Tag Archives: Palm-Sunday

When the Cheering Stopped – a thought for Palm/Passion Sunday

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Some years ago a book was written by Gene Smith, a noted American historian. The title was “When The Cheering Stopped.” It was the story of President Woodrow Wilson and the events leading up to and following WWI. When that war was over Wilson was an international hero. There was a great spirit of optimism abroad, and people actually believed that the last war had been fought and the world had been made safe for democracy.

On his first visit to Paris after the war Wilson was greeted by cheering mobs. He was actually more popular than their own heroes. The same thing was true in England and Italy. In a Vienna hospital a Red Cross worker had to tell the children that there would be no Christmas presents because of the war and the hard times. The children didn’t believe her. They said that President Wilson was coming and they knew that everything would be all right.

The cheering lasted about a year. Then it gradually began to stop. It turned out that the political leaders in Europe were more concerned with their own agendas than they were a lasting peace. At home, Woodrow Wilson ran into opposition in the United States Senate and his League of Nations was not ratified. Under the strain of it all the President’s health began to break. In the next election his party was defeated. So it was that Woodrow Wilson, a man who barely a year or two earlier had been heralded as the new world Messiah, came to the end of his days a broken and defeated man.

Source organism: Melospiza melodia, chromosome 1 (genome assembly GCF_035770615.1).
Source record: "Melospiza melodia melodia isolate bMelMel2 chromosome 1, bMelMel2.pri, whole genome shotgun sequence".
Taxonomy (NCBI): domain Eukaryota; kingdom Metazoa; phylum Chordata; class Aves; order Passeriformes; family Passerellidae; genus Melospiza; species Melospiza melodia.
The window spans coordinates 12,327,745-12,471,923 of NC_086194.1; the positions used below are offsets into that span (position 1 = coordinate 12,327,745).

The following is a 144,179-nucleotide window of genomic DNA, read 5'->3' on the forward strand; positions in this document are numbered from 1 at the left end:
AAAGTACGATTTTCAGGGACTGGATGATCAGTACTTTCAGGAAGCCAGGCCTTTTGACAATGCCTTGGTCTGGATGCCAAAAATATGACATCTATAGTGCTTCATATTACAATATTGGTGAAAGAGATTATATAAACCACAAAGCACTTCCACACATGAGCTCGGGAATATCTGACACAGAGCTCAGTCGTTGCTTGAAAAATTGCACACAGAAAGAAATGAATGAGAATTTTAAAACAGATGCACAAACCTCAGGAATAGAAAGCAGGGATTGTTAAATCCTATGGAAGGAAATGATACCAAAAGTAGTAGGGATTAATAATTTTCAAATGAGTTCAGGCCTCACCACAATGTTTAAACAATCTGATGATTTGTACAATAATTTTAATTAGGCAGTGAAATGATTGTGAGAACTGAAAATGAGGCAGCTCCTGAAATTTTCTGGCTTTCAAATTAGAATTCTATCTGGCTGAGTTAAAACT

It’s a sad story, but one that is not altogether unfamiliar. The ultimate reward for someone who tries to translate ideals into reality is apt to be frustration and defeat.

When Jesus came to Jerusalem on that Palm Sunday, the crowds went wild. Cheering “Hosanna!”, they greeted their “King and Saviour”

And then the acclamation turned to condemnation and cries for his blood. “Crucify Him! Crucify Him!”

And he was broken on the Cross.

Just another false Messiah. Just another phoney prophet. What a let down. What frustration. What hopes, dashed at Calvary. Defeated, dead then buried and forgotten……..

And then… and then…. the cry:

HE IS RISEN! And with joy, our response: HE IS RISEN INDEED!

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No Compromise (a short homily for Palm/Passion Sunday)

Palm/Passion Sunday – Year B:   Mark 11 verses 1-11

 

Most people will have seen Mel Gibson’s rousing (and historically illiterate) movie,  Braveheart.  In the film, William Wallace attempts to unite the feuding factions in Scotland in their fight against England in the 13th century.  In doing so, he tries to elicit the help of Robert the Bruce.

 

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Bruce refuses to help and in soliloquy he says: “Wallace is an uncompromising man.  Uncompromising men are admirable.  But only a compromising man can be king.”